Preliminary characterization of floral response of Xerophyta humilis to desiccation, vernalisation, photoperiod and light intensity

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Xerophyta humilis is a monocotyledonous resurrection plant found in arid and semi-arid summer rainfall areas of Southern Africa, which undergoes desiccation to survive periods of extreme drought. In order for X.humilis to thrive in their natural habitat, correct timing of the floral transition, coincident with wet periods of sufficient duration, is essential. In this study, the environmental cues involved in the regulation of the floral transition in X.humilis were analysed. No single parameter tested was sufficient to induce flowering, but it was found that flowering was promoted by a combination of a cool period experienced while plants were hydrated, followed by transfer to long-day photoperiods of relatively high light intensity. Plants retained competence to flower if desiccated during exposure to cold, but no flowering occurred if dried prior to this exposure. These data suggest that exposure to cold temperature facilitates vernalisation and subsequent exposure to high light and long days are inductive for floral initiation in X. humilis.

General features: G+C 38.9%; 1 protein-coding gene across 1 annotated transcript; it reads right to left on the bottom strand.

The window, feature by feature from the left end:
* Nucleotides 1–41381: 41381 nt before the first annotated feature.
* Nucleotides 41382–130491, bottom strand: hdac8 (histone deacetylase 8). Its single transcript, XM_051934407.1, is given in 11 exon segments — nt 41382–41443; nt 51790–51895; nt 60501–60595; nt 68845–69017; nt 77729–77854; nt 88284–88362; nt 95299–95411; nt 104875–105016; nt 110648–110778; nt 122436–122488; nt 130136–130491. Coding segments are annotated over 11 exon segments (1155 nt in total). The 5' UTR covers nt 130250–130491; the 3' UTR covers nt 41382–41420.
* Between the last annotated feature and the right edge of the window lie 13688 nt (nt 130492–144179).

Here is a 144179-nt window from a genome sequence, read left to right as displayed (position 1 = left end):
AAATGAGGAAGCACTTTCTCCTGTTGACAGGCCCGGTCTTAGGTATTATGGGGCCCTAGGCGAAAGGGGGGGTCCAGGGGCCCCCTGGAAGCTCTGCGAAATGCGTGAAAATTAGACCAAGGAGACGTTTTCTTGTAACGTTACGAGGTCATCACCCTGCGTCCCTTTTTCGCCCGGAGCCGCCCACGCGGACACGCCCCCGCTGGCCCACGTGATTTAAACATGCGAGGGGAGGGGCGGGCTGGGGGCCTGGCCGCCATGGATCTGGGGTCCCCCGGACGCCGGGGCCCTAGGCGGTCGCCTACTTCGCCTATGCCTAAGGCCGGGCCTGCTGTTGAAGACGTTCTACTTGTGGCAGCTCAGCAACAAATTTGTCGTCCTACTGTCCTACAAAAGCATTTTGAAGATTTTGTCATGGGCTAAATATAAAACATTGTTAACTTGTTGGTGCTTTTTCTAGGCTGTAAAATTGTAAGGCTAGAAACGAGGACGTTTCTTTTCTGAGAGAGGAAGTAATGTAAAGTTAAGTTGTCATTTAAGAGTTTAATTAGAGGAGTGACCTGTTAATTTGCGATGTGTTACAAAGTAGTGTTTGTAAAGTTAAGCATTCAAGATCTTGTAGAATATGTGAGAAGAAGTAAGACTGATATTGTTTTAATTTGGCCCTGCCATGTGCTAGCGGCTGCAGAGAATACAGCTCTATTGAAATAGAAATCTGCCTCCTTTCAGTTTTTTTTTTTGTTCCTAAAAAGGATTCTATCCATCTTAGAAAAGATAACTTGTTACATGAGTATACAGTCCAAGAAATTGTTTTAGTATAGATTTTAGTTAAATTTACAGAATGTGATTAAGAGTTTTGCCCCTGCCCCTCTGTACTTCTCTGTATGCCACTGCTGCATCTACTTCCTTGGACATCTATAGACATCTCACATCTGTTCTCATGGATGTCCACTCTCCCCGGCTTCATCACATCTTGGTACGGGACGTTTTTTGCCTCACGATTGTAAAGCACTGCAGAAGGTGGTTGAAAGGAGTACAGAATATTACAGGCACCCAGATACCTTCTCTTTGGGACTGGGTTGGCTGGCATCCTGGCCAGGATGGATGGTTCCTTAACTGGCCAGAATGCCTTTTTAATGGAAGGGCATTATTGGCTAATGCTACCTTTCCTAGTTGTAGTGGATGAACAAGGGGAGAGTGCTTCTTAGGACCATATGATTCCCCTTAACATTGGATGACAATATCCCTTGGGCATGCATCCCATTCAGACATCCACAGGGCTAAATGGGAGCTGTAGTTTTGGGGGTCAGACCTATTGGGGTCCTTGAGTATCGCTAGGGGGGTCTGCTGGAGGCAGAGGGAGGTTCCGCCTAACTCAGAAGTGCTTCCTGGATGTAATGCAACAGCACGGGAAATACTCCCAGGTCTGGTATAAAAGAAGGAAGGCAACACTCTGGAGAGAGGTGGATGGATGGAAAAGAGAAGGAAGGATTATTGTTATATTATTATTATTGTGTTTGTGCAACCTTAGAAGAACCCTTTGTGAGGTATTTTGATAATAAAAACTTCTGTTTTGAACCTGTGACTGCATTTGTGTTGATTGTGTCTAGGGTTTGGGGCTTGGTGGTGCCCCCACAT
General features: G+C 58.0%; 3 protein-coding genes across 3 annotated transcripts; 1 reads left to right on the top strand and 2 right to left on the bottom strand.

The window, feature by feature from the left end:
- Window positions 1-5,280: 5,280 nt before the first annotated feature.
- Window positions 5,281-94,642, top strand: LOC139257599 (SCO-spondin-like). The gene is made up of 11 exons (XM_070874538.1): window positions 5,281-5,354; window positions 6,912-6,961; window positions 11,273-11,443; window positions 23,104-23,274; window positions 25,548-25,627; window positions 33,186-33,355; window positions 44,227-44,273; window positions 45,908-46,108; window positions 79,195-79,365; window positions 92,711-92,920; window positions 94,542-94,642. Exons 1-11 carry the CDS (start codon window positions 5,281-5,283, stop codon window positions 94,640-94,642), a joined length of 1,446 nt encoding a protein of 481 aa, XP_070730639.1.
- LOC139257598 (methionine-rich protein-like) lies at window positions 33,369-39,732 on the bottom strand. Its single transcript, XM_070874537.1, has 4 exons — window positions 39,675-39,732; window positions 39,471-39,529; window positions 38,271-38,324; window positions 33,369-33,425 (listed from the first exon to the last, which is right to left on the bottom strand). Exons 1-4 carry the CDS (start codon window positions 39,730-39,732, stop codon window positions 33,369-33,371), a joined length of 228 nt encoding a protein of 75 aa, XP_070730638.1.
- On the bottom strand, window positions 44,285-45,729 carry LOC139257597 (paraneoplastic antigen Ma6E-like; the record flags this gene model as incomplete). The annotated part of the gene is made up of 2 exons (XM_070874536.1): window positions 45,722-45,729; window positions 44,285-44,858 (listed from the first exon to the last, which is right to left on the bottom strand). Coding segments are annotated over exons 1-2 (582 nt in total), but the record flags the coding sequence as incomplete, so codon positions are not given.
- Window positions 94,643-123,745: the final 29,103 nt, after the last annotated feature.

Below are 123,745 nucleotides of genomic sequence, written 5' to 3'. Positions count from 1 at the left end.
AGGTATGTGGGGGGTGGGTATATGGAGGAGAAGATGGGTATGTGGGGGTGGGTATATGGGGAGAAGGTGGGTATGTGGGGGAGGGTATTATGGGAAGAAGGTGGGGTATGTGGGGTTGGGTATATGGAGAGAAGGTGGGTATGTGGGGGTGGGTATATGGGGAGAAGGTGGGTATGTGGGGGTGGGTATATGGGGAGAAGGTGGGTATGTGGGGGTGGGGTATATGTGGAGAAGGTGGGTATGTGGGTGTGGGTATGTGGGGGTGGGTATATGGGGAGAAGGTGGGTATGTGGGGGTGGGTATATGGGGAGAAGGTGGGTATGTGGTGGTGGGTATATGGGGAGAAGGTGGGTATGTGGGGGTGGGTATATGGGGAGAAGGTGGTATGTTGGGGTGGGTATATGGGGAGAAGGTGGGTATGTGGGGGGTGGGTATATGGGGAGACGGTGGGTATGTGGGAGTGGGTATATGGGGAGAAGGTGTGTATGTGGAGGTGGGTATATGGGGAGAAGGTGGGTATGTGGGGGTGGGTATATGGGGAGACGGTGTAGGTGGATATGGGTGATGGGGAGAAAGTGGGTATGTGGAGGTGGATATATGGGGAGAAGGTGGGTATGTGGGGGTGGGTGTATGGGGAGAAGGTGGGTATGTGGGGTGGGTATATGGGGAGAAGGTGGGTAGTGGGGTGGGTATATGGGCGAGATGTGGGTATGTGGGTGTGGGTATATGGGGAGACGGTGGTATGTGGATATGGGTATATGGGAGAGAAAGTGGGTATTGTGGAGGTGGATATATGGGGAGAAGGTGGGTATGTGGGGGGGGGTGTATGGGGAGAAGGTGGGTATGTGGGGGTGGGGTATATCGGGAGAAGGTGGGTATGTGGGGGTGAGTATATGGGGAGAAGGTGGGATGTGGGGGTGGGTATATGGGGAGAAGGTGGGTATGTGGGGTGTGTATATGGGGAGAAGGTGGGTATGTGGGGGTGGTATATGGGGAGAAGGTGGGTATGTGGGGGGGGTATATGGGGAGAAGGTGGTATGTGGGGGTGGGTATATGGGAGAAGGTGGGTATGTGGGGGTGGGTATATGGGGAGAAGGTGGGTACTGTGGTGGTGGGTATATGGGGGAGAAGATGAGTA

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MYM received an NRF bursary; this study was supported by NRF funding to LCR and JMF. We are grateful to Keren Cooper for her assistance with plant maintenance; to Neil Bredekamp and Des Barnes for assistance with the controlled growth facilities.

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Correspondence to Laura C. Roden.

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Myers, M.Y., Farrant, J.M. & Roden, L.C. Preliminary characterization of floral response of Xerophyta humilis to desiccation, vernalisation, photoperiod and light intensity. Plant Growth Regul 62, 213–216 (2010) doi:10.1007/s10725-010-9460-2

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  • Xerophyta humilis
  • Flowering
  • Photoperiod
  • Light intensity
  • Vernalisation
  • Cold sensing